National Chocolate Day: Can It Fit Into a Paleo Inspired Regime?

It’s National Chocolate Day, so what better time to eat it to your heart’s content, starting with breakfast?

But it got your attention, right?

OK, enough of the funny stuff (don’t say it- I know, it wasn’t funny…).

In all seriousness, enjoying a piece of raw, dark chocolate now and then, along with a lovely glass of cab, are two indulgences I find that for most clients can serve to be the deal maker in terms of whether or not they’re interested in trying and then maintaining a Paleo inspired routine or not.

And in the broad scheme of things, what better treat can there really be than a little bit of the most natural, unadulterated dessert that’s been around for a very, very long time?

Many modern historians have estimated that chocolate has been around for about 2000 years, but recent research suggests that it may be even older.

In the book The True History of Chocolate, authors Sophie and Michael Coe make a case that the earliest linguistic evidence of chocolate consumption stretches back three or even four millennia, to pre-Columbian cultures of Mesoamerica such as the Olmec.

Interestingly, for about 90 percent of chocolate’s long history, it was strictly a beverage, and sugar didn’t have anything to do with it[1].

In addition to a rich history, chocolate also has a long list of health benefits including[2]:

  • Flavonoids help protect plants from environmental toxins and help repair damage. When we eat foods rich in flavonoids, it appears that we also benefit from this “antioxidant” power.
  • Antioxidants are believed to help the body’s cells resist damage caused by free radicals that are formed by normal bodily processes. If your body does not have enough antioxidants to combat the amount of oxidation that occurs, it can become damaged by free radicals. For example, an increase in oxidation can cause low-density lipoprotein (LDL), also known as “bad” cholesterol, to form plaque on the artery walls.
  • Flavanols are the main type of flavonoid found in cocoa and chocolate. In addition to having antioxidant qualities, research shows that flavanols have other potential influences on vascular health, such as lowering blood pressure, improving blood flow to the brain and heart, and making blood platelets less sticky and able to clot.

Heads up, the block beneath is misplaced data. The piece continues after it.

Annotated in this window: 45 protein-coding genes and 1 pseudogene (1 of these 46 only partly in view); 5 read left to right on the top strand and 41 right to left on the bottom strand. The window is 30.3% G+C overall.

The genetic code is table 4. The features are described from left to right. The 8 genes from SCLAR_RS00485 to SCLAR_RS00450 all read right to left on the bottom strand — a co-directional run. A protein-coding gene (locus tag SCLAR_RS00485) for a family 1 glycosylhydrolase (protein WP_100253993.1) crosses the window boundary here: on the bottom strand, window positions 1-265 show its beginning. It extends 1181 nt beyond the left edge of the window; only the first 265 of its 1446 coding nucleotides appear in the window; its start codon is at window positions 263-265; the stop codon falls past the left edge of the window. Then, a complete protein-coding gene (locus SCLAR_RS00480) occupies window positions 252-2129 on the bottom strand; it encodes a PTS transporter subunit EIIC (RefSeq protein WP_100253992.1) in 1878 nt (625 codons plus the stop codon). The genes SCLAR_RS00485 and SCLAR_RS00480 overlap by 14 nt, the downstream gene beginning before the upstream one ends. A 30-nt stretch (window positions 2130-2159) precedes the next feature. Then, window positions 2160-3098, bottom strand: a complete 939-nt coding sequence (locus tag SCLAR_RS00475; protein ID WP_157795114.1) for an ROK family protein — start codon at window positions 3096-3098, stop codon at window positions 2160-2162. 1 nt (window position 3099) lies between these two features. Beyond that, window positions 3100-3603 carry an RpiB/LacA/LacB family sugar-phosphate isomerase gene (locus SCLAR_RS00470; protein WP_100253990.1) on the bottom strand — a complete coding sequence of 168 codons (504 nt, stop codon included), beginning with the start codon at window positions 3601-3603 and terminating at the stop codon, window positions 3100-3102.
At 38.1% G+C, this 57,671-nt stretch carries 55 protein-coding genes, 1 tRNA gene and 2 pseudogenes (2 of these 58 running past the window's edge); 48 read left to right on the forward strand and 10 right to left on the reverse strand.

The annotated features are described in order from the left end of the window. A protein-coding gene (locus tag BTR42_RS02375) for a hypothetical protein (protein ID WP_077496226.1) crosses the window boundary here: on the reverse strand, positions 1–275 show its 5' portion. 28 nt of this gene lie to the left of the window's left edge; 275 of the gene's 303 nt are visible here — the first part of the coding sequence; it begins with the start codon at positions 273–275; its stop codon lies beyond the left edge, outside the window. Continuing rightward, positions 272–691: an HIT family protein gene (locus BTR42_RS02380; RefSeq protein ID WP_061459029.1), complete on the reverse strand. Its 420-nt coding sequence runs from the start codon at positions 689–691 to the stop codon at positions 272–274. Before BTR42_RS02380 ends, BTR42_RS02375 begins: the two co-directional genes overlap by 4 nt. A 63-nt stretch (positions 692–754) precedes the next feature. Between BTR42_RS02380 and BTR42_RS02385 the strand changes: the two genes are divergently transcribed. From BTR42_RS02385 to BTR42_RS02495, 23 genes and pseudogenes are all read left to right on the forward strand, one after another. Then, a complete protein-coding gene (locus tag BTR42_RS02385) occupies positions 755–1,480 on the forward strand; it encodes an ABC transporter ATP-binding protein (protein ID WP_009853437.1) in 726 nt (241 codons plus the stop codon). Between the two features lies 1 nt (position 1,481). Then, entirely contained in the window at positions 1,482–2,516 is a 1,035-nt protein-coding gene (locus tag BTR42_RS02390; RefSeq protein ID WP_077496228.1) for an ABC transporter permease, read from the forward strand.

Sourcing the chocolate you eat, just like any other food you’re planning to ingest, is of utmost importance and don’t make the mistake of kidding yourself into thinking that a Snicker’s bar is a good source of antioxidants.

Most commercially available chocolates are so highly processed, loaded with sugars and have undergone Dutch processing (treating with an alkali to neutralize its natural acidity), leaving them not much more desirable from a nutritional standpoint than a cup of sugar.

Even many of the higher end chocolate, though perhaps not as refined, still tend to contain soy lecithin, used as an emulsifier, making them not a great option for anyone trying to avoid this sneaky little legume.

Be sure to choose at minimum, 85%, but make it a goal to wean yourself off of any sugar at all, and aim more towards my personal favorite, the 100% Xochipilli.

Dark as midnight on a moonless night, and more decadent with an incredible mouth feel that is unlike any other!

No time to rifle through all the many options overflowing off the shelves this year, especially during Halloween, to choose the best option?

No problem!

Check out Barefoot Provisions, who are offering a great savings right about now.

And, since it is a special occasion and you may feel you don’t want your kids to miss out on the festivities, wouldn’t it be better to at least make sure the sweets they eat are the better options than the mainstream junk?

Barefoot has a Halloween line, too.

Better a small piece of the real deal now and then to provide satiety to your palate as well as your mind, than creating a feeling of deprivation that can send some off the deep end.


Feeling creative? Check out my recipe for RAW CHOCOLATE COVERED WALNUTS WITH BERRIES, published on Dr. Cordain’s Website.






[1] “A Brief History of Chocolate.” Smithsonian. Smithsonian, n.d. Web. 28 Oct. 201

[2] “Heart-Health Benefits of Chocolate Unveiled.” Heart-Health Benefits of Chocolate Unveiled. N.p., n.d. Web. 28 Oct. 2015